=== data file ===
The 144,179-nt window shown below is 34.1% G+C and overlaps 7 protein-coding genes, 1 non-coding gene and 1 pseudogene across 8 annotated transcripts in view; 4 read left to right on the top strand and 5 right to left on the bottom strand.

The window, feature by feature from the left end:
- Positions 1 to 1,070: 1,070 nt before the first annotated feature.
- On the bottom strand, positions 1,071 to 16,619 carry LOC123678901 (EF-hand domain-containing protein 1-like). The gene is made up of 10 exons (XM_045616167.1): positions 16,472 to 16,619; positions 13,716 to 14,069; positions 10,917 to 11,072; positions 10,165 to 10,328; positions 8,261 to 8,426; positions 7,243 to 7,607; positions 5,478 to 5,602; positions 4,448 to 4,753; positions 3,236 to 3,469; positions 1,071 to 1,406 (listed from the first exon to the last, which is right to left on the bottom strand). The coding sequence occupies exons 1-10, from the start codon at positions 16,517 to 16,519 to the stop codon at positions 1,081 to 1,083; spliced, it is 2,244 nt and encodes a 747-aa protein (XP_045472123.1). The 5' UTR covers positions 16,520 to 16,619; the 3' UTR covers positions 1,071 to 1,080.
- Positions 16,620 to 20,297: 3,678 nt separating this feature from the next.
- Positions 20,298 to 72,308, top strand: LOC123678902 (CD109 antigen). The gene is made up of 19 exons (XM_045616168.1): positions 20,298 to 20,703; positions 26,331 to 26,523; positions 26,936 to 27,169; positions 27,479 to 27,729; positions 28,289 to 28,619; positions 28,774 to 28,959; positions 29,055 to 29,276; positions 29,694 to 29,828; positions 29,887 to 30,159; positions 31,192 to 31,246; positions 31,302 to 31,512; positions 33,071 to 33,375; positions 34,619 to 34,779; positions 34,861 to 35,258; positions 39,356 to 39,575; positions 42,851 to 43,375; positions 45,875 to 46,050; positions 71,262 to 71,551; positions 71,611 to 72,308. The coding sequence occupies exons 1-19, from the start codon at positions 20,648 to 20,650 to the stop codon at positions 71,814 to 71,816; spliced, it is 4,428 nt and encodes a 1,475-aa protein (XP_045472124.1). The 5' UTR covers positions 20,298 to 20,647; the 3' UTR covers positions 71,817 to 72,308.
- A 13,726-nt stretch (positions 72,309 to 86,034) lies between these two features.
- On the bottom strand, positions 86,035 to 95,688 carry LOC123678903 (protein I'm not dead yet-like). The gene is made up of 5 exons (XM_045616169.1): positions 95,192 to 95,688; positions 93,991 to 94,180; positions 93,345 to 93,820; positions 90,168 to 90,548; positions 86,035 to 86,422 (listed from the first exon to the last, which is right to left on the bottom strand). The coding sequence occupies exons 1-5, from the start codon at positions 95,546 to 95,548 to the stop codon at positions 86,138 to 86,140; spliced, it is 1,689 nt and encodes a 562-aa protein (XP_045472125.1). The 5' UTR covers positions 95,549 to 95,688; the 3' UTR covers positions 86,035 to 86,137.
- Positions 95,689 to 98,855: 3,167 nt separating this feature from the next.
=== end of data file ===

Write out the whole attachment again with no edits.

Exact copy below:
The 144,179-nt window shown below is 34.1% G+C and overlaps 7 protein-coding genes, 1 non-coding gene and 1 pseudogene across 8 annotated transcripts in view; 4 read left to right on the top strand and 5 right to left on the bottom strand.

The window, feature by feature from the left end:
- Positions 1 to 1,070: 1,070 nt before the first annotated feature.
- On the bottom strand, positions 1,071 to 16,619 carry LOC123678901 (EF-hand domain-containing protein 1-like). The gene is made up of 10 exons (XM_045616167.1): positions 16,472 to 16,619; positions 13,716 to 14,069; positions 10,917 to 11,072; positions 10,165 to 10,328; positions 8,261 to 8,426; positions 7,243 to 7,607; positions 5,478 to 5,602; positions 4,448 to 4,753; positions 3,236 to 3,469; positions 1,071 to 1,406 (listed from the first exon to the last, which is right to left on the bottom strand). The coding sequence occupies exons 1-10, from the start codon at positions 16,517 to 16,519 to the stop codon at positions 1,081 to 1,083; spliced, it is 2,244 nt and encodes a 747-aa protein (XP_045472123.1). The 5' UTR covers positions 16,520 to 16,619; the 3' UTR covers positions 1,071 to 1,080.
- Positions 16,620 to 20,297: 3,678 nt separating this feature from the next.
- Positions 20,298 to 72,308, top strand: LOC123678902 (CD109 antigen). The gene is made up of 19 exons (XM_045616168.1): positions 20,298 to 20,703; positions 26,331 to 26,523; positions 26,936 to 27,169; positions 27,479 to 27,729; positions 28,289 to 28,619; positions 28,774 to 28,959; positions 29,055 to 29,276; positions 29,694 to 29,828; positions 29,887 to 30,159; positions 31,192 to 31,246; positions 31,302 to 31,512; positions 33,071 to 33,375; positions 34,619 to 34,779; positions 34,861 to 35,258; positions 39,356 to 39,575; positions 42,851 to 43,375; positions 45,875 to 46,050; positions 71,262 to 71,551; positions 71,611 to 72,308. The coding sequence occupies exons 1-19, from the start codon at positions 20,648 to 20,650 to the stop codon at positions 71,814 to 71,816; spliced, it is 4,428 nt and encodes a 1,475-aa protein (XP_045472124.1). The 5' UTR covers positions 20,298 to 20,647; the 3' UTR covers positions 71,817 to 72,308.
- A 13,726-nt stretch (positions 72,309 to 86,034) lies between these two features.
- On the bottom strand, positions 86,035 to 95,688 carry LOC123678903 (protein I'm not dead yet-like). The gene is made up of 5 exons (XM_045616169.1): positions 95,192 to 95,688; positions 93,991 to 94,180; positions 93,345 to 93,820; positions 90,168 to 90,548; positions 86,035 to 86,422 (listed from the first exon to the last, which is right to left on the bottom strand). The coding sequence occupies exons 1-5, from the start codon at positions 95,546 to 95,548 to the stop codon at positions 86,138 to 86,140; spliced, it is 1,689 nt and encodes a 562-aa protein (XP_045472125.1). The 5' UTR covers positions 95,549 to 95,688; the 3' UTR covers positions 86,035 to 86,137.
- Positions 95,689 to 98,855: 3,167 nt separating this feature from the next.